Companies (Corporate Rescue) Bill

17 November 2020, Banking & Finance, Newsletter by Bonnie Wong, Simon Deane

The Government proposes to consult the Panel of Financial Affairs of the Legislative Council on the introduction of a statutory corporate rescue procedure and insolvent trading provisions to the Legislative Council in the first quarter of 2021.

The Companies (Corporate Rescue) Bill was originally introduced in 2000, but was never enacted and has since lapsed.

The new corporate rescue procedure will be different from the Chapter 11 procedure in the United States, which is a debtor-in-possession model and which allows the existing management to continue managing the insolvent company (see press release (Chinese only) on the statement made by the Secretary for Financial Services and the Treasury Bureau at the meeting of the Panel of Financial Affairs on 2 November 2020). Instead, the new corporate rescue procedure will require independent third party professionals who must be either certified public accountants or solicitors with a practicing certificate in Hong Kong to take temporary control of the company and prepare proposals for a "voluntary arrangement". The new corporate rescue procedures aim to benefit companies who have long term growth potential but are facing short term financial difficulties due to market conditions.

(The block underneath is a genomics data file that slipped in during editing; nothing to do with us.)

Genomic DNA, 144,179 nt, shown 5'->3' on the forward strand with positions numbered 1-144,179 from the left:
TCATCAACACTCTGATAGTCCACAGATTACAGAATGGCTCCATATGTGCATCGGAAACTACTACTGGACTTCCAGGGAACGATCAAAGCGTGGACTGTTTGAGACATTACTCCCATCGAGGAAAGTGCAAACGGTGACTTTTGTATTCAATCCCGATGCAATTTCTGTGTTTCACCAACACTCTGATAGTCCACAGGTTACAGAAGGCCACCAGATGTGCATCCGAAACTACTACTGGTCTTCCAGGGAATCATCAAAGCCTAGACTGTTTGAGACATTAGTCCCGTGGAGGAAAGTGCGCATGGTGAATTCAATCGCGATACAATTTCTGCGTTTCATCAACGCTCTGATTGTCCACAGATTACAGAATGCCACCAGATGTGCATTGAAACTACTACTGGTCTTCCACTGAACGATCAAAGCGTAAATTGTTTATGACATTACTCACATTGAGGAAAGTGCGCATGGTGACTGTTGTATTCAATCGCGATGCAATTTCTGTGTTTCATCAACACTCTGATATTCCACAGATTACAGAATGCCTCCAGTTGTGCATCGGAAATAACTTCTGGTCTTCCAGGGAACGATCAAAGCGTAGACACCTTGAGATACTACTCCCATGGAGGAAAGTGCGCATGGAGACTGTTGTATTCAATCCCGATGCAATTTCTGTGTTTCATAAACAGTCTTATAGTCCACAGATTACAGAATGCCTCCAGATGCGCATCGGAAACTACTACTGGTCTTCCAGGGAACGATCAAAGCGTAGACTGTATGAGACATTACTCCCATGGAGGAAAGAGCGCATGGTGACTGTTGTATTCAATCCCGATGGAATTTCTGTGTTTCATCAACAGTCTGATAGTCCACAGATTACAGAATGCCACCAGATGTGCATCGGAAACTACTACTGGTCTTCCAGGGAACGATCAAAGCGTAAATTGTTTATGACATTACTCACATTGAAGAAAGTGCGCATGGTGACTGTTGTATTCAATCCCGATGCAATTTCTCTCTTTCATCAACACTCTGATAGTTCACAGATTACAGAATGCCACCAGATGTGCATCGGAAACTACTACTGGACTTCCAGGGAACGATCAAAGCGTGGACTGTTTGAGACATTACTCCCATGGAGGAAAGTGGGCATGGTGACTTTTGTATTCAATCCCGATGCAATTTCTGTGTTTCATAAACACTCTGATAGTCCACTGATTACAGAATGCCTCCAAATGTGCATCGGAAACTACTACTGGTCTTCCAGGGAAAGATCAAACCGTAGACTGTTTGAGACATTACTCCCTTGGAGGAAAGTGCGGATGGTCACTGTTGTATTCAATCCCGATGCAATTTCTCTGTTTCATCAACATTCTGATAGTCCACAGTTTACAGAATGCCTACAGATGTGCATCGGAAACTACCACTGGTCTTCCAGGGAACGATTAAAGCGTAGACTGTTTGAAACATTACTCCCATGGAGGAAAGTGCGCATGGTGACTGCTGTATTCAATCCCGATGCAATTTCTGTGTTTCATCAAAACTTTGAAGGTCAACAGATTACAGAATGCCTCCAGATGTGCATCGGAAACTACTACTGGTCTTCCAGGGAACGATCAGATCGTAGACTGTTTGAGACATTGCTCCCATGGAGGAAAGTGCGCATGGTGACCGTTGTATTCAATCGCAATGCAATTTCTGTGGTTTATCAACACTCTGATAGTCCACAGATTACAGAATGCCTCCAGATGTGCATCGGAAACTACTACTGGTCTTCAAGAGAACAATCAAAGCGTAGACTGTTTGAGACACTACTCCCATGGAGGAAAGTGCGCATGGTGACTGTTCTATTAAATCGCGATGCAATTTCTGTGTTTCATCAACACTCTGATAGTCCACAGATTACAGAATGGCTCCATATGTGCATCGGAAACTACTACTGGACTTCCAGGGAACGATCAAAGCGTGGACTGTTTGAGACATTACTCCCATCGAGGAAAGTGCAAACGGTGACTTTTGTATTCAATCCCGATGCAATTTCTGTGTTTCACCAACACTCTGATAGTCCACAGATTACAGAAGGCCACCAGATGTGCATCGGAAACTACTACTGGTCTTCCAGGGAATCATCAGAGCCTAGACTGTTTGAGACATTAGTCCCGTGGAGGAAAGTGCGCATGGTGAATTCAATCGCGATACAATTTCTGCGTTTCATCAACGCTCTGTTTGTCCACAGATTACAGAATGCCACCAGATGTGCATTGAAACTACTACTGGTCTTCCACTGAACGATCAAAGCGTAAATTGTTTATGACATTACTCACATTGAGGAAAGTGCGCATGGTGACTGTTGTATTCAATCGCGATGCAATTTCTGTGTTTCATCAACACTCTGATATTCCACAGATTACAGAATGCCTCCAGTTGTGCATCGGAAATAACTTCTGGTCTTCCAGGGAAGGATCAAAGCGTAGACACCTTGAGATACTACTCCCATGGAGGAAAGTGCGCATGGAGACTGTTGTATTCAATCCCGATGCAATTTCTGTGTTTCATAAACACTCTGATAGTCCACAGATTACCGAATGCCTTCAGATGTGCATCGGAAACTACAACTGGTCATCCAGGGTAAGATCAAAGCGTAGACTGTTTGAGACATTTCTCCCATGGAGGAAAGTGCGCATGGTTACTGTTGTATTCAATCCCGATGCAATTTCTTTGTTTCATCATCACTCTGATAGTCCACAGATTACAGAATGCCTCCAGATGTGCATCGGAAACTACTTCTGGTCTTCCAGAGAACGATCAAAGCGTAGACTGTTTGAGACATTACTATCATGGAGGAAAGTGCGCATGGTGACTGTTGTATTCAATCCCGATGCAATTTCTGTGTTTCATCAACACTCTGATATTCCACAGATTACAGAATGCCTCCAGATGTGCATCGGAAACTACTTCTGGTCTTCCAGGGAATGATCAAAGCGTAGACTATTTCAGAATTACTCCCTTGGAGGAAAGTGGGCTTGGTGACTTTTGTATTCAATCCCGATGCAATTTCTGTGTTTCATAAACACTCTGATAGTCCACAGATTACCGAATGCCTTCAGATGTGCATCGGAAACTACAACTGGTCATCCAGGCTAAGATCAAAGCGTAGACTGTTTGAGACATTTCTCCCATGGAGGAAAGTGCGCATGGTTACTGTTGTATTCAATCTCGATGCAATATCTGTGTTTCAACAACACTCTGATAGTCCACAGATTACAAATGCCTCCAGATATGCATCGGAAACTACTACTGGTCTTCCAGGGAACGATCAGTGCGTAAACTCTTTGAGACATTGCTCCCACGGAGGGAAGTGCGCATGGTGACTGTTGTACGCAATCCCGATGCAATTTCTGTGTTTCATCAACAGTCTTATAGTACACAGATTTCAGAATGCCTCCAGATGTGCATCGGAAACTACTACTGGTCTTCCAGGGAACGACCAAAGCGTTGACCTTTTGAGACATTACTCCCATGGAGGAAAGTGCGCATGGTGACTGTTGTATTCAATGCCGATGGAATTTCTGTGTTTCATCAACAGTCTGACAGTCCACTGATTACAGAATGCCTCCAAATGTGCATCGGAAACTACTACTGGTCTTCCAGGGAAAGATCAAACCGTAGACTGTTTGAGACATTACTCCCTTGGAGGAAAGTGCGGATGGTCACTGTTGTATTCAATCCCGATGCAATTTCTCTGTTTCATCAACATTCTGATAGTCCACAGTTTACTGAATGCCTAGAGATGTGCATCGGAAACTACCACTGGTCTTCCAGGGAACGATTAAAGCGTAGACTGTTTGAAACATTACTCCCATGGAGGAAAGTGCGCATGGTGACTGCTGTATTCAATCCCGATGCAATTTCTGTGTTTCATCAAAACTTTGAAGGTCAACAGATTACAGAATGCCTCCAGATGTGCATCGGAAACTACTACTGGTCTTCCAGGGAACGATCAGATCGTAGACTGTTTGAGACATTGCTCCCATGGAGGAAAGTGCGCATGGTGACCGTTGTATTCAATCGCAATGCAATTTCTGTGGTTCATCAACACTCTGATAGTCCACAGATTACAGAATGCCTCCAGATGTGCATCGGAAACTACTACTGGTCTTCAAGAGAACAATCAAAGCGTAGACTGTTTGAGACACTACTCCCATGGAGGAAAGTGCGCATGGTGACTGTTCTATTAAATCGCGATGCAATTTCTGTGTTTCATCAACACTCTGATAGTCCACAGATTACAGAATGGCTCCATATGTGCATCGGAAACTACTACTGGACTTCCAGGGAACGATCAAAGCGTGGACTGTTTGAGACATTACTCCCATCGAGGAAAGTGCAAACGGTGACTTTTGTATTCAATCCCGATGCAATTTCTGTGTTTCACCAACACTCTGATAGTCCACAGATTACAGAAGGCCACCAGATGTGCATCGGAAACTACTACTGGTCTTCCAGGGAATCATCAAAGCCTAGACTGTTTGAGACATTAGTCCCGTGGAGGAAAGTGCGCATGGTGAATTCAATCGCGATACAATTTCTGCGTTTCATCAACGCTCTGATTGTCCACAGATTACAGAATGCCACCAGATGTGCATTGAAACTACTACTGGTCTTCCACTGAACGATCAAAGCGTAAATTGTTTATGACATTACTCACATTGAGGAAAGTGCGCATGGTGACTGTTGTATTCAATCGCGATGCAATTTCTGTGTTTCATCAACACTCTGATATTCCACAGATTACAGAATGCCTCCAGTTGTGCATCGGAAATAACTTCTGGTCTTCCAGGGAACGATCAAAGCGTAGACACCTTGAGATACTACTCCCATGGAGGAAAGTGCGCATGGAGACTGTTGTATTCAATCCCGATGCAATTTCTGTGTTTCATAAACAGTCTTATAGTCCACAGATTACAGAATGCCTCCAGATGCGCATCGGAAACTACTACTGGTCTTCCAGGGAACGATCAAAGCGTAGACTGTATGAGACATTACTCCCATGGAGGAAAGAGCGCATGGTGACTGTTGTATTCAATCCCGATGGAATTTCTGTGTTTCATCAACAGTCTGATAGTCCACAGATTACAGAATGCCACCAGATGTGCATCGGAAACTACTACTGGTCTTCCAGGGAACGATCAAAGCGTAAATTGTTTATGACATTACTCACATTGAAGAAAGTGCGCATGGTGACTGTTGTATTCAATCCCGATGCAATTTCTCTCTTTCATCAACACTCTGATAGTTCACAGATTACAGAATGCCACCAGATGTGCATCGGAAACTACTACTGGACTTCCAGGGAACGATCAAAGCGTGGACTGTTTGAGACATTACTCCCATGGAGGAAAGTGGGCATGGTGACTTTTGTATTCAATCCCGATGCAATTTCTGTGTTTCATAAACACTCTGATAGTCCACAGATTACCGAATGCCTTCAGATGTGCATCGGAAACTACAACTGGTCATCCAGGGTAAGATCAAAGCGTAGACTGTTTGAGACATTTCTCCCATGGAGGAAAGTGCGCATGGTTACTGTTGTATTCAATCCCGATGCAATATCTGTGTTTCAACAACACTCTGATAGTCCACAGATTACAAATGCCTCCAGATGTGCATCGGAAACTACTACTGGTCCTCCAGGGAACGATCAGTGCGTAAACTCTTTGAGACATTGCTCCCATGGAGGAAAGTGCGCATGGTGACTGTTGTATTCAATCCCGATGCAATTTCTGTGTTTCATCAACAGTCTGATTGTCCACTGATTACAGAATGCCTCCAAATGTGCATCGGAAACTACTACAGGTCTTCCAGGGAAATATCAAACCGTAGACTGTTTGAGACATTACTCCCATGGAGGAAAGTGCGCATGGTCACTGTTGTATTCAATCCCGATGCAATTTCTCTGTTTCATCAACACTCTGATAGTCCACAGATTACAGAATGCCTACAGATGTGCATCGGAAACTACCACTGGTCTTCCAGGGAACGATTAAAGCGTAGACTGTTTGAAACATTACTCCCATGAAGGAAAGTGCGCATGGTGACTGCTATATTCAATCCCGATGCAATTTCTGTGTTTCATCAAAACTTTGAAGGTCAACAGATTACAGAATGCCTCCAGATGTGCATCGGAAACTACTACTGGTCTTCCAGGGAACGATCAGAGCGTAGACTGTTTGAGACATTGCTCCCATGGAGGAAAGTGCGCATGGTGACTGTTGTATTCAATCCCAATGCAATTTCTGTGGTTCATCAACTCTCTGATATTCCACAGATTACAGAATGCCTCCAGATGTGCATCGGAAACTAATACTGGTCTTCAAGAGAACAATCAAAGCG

The Administration also made reference to the various public consultations over the years and meetings of the Panel of Financial Affairs on this topic up until January 2020.

For details of the proposed statutory corporate rescue procedure and insolvent trading provisions, please refer to the 2 November 2020 FA Panel Background Brief.